• Carpenters erected hoists and scaffolding for the masons, including timber frameworks called centring to support the arches and vaults during construction. Scaffolding rose from the ground or rested upon the rising building itself, ‘putlog’ holes being left in the walls for that purpose; masons reached these working platforms by ramps and ladders, or using the spiral staircases and passages being built into the walls. Jacob’s ladder and a winding staircase both figure in our ritual, a few lodge rooms even have wooden representations of them. We usually depict the staircase as curved not spiral, but Josephus the 1st century AD historian said that the original in King Solomon’s temple was built into the thickness of a wall.
  • Materials were carried or lifted into place using just manpower; several tread mill hoists still survive, including one at Canterbury Cathedral. Our smooth ashlar usually sits beneath a simple tripod hoist, with ropes attached to a hole in its top face by an iron cramp called a lewis. Lewis holes are found in Roman and Saxon masonry, but medieval masons more often used slings or metal scissor clamps that fitted over the stone; modern operatives call this an external lewis.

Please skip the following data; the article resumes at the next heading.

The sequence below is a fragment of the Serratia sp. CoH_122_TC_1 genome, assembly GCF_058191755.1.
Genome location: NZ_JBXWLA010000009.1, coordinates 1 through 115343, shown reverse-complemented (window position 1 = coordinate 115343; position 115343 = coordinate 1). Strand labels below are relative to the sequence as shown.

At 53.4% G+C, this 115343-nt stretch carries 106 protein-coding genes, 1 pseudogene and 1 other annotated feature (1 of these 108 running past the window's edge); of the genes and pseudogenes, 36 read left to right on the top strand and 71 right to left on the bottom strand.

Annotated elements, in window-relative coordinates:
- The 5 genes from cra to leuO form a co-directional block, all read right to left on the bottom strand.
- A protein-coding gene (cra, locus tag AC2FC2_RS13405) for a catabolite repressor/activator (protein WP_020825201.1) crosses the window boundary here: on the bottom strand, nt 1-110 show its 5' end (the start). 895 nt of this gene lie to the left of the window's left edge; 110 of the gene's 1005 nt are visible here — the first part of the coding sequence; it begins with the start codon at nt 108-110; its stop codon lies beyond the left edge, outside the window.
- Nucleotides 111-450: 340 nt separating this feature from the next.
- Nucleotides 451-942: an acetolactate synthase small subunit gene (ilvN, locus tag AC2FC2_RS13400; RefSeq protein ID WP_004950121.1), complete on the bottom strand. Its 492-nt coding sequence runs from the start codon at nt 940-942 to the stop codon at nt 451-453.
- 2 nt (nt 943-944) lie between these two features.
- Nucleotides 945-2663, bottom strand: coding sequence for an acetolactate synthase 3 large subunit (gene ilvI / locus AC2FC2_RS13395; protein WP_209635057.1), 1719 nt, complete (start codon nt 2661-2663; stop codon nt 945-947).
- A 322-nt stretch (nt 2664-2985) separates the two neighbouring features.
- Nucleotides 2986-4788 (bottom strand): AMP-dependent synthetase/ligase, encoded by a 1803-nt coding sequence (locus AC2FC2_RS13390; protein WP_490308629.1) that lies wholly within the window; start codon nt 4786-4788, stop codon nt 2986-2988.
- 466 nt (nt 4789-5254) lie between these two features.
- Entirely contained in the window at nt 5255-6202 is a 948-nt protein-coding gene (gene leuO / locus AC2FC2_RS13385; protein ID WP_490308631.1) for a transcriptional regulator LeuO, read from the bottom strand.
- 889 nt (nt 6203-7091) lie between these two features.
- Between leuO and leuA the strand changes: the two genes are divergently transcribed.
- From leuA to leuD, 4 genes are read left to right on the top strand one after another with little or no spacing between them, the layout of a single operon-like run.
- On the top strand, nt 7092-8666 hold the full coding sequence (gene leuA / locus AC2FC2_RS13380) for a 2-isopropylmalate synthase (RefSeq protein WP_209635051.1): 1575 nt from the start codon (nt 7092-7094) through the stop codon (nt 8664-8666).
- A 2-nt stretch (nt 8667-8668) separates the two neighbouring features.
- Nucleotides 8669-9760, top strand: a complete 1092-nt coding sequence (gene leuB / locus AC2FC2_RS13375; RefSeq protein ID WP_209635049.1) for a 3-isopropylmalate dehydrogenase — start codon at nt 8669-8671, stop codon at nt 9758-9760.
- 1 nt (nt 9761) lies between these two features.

• Using trowels and heavy mauls, both found in our lodges, the layers bedded the stones in mortar; whilst testing them with levels and plumb lines. Structural cavities were filled with mortared rubble and where necessary the masonry was reinforced with dowels, metal clamps or tie bars; sometimes molten lead was also used to strengthen joints.
  • Even with a large workforce a project could take many years to complete, especially if funds ran out or a patron died. Typically it took 40 to 60 years to complete the main body of a cathedral, but a tower or elaborate west front might take much longer; work progressed in stages, so that completed sections could be brought into early use.